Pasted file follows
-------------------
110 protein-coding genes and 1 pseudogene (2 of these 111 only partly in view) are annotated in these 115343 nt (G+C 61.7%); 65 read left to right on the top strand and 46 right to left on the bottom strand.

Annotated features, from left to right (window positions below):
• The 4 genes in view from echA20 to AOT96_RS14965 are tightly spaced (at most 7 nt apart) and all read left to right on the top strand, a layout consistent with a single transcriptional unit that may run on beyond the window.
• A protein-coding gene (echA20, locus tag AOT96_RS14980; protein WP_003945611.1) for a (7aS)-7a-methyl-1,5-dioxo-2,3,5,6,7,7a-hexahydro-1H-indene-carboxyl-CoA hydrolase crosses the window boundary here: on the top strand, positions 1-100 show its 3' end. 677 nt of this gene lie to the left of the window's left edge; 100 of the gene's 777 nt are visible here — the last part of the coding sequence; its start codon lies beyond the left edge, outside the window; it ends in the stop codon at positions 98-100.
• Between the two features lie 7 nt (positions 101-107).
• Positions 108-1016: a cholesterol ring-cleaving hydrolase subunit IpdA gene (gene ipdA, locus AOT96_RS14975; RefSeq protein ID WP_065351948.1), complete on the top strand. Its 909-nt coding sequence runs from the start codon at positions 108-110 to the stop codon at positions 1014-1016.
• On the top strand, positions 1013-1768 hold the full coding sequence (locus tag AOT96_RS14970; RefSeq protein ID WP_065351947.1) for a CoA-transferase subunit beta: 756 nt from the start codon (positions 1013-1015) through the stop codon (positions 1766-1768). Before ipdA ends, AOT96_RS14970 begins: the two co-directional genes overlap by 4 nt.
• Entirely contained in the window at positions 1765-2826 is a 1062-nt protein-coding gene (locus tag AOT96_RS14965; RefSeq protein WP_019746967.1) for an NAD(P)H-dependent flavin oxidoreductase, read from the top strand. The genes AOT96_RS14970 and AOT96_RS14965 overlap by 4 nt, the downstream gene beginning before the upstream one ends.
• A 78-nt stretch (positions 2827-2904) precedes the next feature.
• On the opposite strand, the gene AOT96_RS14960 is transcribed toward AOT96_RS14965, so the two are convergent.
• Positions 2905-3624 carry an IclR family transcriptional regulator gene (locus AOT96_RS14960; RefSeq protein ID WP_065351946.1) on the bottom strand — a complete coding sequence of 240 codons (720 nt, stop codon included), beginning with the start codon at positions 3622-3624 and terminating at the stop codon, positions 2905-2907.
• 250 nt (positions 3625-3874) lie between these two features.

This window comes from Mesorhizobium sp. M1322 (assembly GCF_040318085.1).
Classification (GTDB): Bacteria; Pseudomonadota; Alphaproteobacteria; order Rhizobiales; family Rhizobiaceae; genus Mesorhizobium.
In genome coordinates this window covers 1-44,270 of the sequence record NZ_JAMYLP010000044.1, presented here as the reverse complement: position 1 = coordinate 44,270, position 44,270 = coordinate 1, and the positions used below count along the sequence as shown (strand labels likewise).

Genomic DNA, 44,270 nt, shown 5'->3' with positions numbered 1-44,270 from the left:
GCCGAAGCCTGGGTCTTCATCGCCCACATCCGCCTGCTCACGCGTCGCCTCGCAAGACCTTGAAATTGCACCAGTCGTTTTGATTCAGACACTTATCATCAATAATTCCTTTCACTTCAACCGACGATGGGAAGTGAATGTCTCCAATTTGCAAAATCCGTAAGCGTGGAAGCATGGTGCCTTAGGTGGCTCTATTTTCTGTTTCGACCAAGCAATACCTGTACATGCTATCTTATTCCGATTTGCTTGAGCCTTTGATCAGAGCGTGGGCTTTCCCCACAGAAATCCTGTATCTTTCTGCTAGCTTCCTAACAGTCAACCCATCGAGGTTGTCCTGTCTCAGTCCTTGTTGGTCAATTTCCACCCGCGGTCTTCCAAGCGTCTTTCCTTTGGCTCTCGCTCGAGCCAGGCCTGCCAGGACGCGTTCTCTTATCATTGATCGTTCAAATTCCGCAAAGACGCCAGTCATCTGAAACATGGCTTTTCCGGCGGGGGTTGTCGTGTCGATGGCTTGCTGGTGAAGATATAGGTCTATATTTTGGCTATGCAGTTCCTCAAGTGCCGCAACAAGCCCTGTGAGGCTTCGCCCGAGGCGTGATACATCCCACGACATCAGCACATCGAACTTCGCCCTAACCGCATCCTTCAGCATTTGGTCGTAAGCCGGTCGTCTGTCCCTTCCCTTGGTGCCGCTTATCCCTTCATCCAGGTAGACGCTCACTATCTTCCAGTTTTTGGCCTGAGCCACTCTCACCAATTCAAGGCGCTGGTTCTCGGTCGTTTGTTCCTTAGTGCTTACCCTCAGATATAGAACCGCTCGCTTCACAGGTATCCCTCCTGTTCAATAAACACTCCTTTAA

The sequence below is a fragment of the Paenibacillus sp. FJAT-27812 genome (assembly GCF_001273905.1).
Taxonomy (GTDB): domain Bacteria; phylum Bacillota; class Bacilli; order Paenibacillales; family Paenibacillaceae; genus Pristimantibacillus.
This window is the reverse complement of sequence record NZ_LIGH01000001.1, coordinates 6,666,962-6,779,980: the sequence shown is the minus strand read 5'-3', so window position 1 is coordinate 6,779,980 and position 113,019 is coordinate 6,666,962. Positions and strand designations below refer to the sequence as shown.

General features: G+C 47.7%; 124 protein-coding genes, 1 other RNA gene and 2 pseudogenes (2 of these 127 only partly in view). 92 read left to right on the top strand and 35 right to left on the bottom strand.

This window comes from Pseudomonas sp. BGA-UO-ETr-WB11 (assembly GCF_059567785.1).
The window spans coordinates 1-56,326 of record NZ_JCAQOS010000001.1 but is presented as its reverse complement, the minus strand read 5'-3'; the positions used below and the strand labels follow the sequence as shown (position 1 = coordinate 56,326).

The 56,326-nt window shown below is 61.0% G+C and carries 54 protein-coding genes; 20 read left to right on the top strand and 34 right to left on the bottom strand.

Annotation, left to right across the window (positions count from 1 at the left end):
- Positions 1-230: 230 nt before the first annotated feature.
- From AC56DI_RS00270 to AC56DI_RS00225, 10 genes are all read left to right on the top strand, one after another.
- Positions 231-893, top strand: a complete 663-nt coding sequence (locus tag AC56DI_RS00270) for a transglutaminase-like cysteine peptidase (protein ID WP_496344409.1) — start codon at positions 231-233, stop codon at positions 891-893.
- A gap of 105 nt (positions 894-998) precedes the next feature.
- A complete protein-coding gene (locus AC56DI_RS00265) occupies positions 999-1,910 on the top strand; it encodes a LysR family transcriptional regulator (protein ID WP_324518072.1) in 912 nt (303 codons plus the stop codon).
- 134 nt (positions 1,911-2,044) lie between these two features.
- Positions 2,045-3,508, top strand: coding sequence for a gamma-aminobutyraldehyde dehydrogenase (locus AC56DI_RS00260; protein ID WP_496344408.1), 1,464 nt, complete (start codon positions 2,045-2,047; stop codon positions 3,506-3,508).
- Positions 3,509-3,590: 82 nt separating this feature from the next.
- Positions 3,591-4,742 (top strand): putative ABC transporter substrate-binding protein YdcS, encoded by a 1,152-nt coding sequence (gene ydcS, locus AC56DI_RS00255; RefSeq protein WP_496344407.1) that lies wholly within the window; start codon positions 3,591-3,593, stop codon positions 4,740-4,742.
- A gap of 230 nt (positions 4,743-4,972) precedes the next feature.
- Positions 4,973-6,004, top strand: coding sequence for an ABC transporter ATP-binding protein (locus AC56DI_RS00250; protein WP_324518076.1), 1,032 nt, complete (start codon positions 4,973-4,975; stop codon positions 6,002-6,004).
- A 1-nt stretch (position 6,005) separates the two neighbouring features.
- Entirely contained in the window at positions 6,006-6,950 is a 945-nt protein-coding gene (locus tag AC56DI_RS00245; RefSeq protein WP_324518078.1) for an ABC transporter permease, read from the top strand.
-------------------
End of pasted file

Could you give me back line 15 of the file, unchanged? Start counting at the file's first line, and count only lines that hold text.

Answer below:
In genome coordinates this window covers 1-44,270 of the sequence record NZ_JAMYLP010000044.1, presented here as the reverse complement: position 1 = coordinate 44,270, position 44,270 = coordinate 1, and the positions used below count along the sequence as shown (strand labels likewise).